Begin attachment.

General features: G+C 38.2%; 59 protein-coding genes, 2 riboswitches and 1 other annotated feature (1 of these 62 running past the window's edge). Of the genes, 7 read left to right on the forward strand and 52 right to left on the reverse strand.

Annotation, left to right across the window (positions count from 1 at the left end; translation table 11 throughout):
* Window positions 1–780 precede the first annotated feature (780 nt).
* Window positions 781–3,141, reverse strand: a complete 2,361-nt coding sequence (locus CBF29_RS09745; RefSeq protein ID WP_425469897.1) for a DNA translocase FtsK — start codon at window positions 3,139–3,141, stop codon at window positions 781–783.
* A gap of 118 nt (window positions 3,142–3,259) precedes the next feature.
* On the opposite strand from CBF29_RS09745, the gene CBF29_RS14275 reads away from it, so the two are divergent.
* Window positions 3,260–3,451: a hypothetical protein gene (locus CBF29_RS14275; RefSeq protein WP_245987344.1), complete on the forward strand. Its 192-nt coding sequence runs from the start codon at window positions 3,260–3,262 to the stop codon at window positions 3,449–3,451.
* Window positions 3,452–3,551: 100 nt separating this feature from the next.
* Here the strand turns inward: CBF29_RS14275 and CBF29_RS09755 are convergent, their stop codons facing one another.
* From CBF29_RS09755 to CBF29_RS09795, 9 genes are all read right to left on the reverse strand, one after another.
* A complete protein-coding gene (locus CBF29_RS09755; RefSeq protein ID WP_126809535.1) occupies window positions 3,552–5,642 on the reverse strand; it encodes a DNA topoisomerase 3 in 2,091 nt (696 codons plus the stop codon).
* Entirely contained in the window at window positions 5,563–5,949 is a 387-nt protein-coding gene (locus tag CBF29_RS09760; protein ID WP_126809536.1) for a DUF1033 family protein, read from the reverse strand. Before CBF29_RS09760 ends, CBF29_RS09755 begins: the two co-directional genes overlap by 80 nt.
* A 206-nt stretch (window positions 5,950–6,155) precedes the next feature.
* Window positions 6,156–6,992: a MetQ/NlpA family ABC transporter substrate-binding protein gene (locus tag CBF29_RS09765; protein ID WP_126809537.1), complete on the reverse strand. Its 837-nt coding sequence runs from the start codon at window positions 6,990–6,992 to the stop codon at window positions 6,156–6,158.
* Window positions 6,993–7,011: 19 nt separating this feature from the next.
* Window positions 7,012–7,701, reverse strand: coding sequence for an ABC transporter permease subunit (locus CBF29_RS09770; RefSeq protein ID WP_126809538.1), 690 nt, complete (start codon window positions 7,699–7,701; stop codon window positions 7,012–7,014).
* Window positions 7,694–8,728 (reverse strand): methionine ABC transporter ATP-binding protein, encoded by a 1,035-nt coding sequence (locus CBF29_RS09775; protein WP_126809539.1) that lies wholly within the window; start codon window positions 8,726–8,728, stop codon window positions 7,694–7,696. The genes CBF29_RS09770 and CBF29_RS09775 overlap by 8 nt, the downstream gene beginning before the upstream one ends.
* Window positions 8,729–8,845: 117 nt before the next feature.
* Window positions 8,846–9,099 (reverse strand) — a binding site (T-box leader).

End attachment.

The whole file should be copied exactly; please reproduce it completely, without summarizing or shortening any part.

General features: G+C 38.2%; 59 protein-coding genes, 2 riboswitches and 1 other annotated feature (1 of these 62 running past the window's edge). Of the genes, 7 read left to right on the forward strand and 52 right to left on the reverse strand.

Annotation, left to right across the window (positions count from 1 at the left end; translation table 11 throughout):
* Window positions 1–780 precede the first annotated feature (780 nt).
* Window positions 781–3,141, reverse strand: a complete 2,361-nt coding sequence (locus CBF29_RS09745; RefSeq protein ID WP_425469897.1) for a DNA translocase FtsK — start codon at window positions 3,139–3,141, stop codon at window positions 781–783.
* A gap of 118 nt (window positions 3,142–3,259) precedes the next feature.
* On the opposite strand from CBF29_RS09745, the gene CBF29_RS14275 reads away from it, so the two are divergent.
* Window positions 3,260–3,451: a hypothetical protein gene (locus CBF29_RS14275; RefSeq protein WP_245987344.1), complete on the forward strand. Its 192-nt coding sequence runs from the start codon at window positions 3,260–3,262 to the stop codon at window positions 3,449–3,451.
* Window positions 3,452–3,551: 100 nt separating this feature from the next.
* Here the strand turns inward: CBF29_RS14275 and CBF29_RS09755 are convergent, their stop codons facing one another.
* From CBF29_RS09755 to CBF29_RS09795, 9 genes are all read right to left on the reverse strand, one after another.
* A complete protein-coding gene (locus CBF29_RS09755; RefSeq protein ID WP_126809535.1) occupies window positions 3,552–5,642 on the reverse strand; it encodes a DNA topoisomerase 3 in 2,091 nt (696 codons plus the stop codon).
* Entirely contained in the window at window positions 5,563–5,949 is a 387-nt protein-coding gene (locus tag CBF29_RS09760; protein ID WP_126809536.1) for a DUF1033 family protein, read from the reverse strand. Before CBF29_RS09760 ends, CBF29_RS09755 begins: the two co-directional genes overlap by 80 nt.
* A 206-nt stretch (window positions 5,950–6,155) precedes the next feature.
* Window positions 6,156–6,992: a MetQ/NlpA family ABC transporter substrate-binding protein gene (locus tag CBF29_RS09765; protein ID WP_126809537.1), complete on the reverse strand. Its 837-nt coding sequence runs from the start codon at window positions 6,990–6,992 to the stop codon at window positions 6,156–6,158.
* Window positions 6,993–7,011: 19 nt separating this feature from the next.
* Window positions 7,012–7,701, reverse strand: coding sequence for an ABC transporter permease subunit (locus CBF29_RS09770; RefSeq protein ID WP_126809538.1), 690 nt, complete (start codon window positions 7,699–7,701; stop codon window positions 7,012–7,014).
* Window positions 7,694–8,728 (reverse strand): methionine ABC transporter ATP-binding protein, encoded by a 1,035-nt coding sequence (locus CBF29_RS09775; protein WP_126809539.1) that lies wholly within the window; start codon window positions 8,726–8,728, stop codon window positions 7,694–7,696. The genes CBF29_RS09770 and CBF29_RS09775 overlap by 8 nt, the downstream gene beginning before the upstream one ends.
* Window positions 8,729–8,845: 117 nt before the next feature.
* Window positions 8,846–9,099 (reverse strand) — a binding site (T-box leader).